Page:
1. Finding really, really wonderful examples of human creativity and expression. These require digging for, given that they are buried under mountains of virtual stripmalls, casinos, clubs, and dimwitted doofuses. To get an idea of some more interesting things, check out the Baedeker at, or try any of the Caledon sims, which are themed Victorian Steampunk. Go to the planetarium at Spaceport Alpha. And of course, there is much, much more.

2. Building. Modelling in 3D is fun. (I assume that the scripting is just as much fun for scripters, but it makes my eyes cross.) I think it's so much fun that I've bought an island. There are technical limitations, but still, there is an amazing amount that can be done.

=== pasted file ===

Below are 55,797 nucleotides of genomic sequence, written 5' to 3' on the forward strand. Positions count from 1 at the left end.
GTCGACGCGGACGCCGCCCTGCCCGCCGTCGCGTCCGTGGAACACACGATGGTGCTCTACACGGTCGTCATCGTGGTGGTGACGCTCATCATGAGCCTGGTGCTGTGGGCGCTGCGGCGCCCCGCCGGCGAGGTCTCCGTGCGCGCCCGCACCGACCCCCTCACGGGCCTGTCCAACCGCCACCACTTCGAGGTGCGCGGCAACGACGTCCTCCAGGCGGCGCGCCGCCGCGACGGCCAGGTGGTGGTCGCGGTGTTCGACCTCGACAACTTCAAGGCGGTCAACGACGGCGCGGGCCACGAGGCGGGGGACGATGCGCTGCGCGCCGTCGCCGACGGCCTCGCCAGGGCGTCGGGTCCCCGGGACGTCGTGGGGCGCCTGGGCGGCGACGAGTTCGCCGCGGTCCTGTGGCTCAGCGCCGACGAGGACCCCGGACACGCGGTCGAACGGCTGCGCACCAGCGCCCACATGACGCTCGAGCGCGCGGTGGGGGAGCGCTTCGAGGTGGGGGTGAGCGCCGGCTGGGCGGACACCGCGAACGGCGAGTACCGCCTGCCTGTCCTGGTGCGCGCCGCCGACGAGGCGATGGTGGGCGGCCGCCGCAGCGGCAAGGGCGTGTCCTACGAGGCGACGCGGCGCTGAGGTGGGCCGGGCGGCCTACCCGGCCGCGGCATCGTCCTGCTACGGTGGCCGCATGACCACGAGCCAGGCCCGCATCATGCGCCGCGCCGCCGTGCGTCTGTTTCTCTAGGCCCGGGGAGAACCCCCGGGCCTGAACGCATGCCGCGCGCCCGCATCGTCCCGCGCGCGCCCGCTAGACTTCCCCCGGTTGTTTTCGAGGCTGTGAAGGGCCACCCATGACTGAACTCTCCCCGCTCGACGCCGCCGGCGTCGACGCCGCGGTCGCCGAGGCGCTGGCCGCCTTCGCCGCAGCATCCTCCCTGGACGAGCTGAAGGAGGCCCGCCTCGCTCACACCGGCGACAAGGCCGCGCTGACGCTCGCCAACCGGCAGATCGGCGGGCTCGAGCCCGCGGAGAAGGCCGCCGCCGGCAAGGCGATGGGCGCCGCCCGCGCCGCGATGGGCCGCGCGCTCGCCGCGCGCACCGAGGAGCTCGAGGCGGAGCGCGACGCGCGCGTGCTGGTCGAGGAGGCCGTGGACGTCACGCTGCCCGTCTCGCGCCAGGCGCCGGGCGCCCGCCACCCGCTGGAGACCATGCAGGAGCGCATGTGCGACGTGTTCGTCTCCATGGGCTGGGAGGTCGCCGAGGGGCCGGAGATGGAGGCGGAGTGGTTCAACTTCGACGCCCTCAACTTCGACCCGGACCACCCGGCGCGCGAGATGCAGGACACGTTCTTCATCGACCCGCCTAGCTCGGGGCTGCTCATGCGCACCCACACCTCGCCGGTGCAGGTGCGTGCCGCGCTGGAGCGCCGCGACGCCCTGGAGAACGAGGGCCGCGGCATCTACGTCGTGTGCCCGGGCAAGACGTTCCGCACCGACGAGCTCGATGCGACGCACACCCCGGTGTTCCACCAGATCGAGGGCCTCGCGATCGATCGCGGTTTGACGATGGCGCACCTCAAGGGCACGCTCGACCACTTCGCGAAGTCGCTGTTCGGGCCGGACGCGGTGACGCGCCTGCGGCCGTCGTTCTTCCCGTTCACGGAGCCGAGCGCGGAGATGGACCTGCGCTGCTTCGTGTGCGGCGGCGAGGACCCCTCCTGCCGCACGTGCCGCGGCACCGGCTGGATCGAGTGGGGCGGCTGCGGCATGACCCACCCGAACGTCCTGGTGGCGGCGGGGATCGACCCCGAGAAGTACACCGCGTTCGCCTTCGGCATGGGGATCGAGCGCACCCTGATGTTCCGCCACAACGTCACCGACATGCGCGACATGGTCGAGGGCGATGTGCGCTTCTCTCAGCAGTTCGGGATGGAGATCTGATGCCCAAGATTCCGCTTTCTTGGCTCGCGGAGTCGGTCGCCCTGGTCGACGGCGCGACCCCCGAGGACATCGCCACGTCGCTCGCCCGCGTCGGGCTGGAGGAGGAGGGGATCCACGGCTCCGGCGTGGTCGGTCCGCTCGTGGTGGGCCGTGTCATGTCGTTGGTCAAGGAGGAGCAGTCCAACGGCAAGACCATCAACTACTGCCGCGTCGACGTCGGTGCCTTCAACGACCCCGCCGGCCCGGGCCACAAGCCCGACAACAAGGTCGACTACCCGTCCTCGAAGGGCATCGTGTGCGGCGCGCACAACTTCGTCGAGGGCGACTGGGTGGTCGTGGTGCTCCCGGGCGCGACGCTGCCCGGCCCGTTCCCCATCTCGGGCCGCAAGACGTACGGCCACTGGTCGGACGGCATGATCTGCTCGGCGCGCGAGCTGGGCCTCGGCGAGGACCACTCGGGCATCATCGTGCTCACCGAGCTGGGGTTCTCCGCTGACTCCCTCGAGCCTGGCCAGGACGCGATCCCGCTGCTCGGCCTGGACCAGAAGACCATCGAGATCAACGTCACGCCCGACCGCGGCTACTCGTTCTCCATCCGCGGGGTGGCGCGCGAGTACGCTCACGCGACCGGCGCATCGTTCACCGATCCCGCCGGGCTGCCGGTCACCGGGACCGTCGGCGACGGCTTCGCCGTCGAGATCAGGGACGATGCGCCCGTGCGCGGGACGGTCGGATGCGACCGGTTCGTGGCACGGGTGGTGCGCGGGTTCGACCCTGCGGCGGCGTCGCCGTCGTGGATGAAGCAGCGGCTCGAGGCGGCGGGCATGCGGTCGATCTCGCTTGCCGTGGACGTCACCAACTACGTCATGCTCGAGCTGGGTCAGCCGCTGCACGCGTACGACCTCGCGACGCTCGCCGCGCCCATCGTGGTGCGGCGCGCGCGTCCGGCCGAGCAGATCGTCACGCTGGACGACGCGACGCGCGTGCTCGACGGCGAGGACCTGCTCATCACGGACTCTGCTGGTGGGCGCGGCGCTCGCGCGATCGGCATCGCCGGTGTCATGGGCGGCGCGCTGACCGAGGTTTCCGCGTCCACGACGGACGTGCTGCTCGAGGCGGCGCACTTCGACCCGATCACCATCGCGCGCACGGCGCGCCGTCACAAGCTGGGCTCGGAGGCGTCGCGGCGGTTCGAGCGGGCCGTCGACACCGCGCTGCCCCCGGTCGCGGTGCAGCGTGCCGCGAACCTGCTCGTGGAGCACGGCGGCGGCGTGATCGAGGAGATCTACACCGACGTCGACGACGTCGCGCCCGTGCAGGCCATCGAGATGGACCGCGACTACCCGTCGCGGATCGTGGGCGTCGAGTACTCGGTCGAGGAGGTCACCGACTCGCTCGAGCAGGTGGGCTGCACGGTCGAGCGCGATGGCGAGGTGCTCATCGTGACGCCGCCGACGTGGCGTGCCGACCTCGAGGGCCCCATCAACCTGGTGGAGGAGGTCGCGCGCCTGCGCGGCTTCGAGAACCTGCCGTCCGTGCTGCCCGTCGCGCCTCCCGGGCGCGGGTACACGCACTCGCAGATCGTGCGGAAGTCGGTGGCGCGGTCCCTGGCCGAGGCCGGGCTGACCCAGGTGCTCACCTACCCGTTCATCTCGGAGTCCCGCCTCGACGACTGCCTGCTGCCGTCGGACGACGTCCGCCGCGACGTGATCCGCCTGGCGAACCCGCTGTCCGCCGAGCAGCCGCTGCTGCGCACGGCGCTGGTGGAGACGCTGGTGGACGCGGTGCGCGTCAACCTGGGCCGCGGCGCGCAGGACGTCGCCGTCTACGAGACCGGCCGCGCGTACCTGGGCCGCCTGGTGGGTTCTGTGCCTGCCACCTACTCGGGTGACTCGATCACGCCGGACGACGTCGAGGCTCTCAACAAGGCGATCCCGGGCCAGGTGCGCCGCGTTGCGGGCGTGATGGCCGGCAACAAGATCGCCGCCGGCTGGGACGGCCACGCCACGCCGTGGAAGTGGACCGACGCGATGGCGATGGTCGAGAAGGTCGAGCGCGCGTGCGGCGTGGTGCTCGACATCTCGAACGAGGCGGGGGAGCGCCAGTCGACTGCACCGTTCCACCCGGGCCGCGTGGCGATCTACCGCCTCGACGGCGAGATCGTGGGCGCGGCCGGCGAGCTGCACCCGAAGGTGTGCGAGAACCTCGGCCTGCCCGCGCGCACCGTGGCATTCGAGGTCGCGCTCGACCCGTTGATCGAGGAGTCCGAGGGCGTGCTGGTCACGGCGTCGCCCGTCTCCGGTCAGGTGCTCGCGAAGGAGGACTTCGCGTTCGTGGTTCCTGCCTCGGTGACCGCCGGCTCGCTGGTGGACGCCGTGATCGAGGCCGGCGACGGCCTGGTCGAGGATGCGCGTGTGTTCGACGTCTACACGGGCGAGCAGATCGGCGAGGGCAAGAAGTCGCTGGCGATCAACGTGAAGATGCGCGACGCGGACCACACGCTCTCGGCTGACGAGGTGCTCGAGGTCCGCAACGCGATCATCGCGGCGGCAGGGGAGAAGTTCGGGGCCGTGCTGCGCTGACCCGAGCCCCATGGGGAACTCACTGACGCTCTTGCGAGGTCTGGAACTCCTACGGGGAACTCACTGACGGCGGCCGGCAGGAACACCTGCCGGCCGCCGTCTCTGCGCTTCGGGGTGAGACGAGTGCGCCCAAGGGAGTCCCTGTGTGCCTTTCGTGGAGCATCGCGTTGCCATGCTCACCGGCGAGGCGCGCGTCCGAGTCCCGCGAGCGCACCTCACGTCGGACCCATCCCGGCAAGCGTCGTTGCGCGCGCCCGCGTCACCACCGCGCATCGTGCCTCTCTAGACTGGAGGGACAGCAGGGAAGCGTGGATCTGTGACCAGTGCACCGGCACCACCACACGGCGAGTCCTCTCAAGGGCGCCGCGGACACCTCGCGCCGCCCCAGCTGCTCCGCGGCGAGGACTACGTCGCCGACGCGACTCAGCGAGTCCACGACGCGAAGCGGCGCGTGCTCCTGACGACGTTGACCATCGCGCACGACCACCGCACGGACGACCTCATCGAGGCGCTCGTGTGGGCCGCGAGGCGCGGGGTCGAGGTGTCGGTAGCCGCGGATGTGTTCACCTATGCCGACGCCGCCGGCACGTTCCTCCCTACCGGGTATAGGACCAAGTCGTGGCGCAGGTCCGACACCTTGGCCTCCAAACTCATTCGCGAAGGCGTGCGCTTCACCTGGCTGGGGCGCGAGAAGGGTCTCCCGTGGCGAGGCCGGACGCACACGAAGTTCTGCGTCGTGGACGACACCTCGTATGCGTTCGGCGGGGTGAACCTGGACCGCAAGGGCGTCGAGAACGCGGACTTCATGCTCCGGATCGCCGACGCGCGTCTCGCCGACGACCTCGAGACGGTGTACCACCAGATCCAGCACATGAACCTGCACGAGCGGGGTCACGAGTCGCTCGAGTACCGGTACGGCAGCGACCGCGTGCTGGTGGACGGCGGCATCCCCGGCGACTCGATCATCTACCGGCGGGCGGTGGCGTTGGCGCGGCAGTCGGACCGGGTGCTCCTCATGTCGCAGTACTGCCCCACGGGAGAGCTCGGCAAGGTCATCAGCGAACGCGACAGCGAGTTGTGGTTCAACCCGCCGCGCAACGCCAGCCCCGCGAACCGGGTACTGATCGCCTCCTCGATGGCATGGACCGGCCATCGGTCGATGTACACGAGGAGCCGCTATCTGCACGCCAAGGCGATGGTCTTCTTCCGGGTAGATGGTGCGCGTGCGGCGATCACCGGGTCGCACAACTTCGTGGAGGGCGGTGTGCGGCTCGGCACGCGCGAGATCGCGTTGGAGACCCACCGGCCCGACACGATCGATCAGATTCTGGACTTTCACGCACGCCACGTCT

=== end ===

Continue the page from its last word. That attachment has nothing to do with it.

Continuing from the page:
Is it overhyped? Absolutely. Companies are jumping in because this is what's hot, but most have no real understanding of how it works, either technically or socially, and consequently have no idea of how to use it to their benefit. Go to the Reebok sim and there's a huge store that sells customizable shoes. And a bit of window dressing. Why would anyone be surprised that there's no one there and that it's not doing much for them beyond the buzz of the opening? It's dull as ditchwater. Yet there are so many things that they could have done to give people things to do, and generate lasting presence and buzz; create virtual basketball games for people to play, show video of sports highlights... you see what I mean.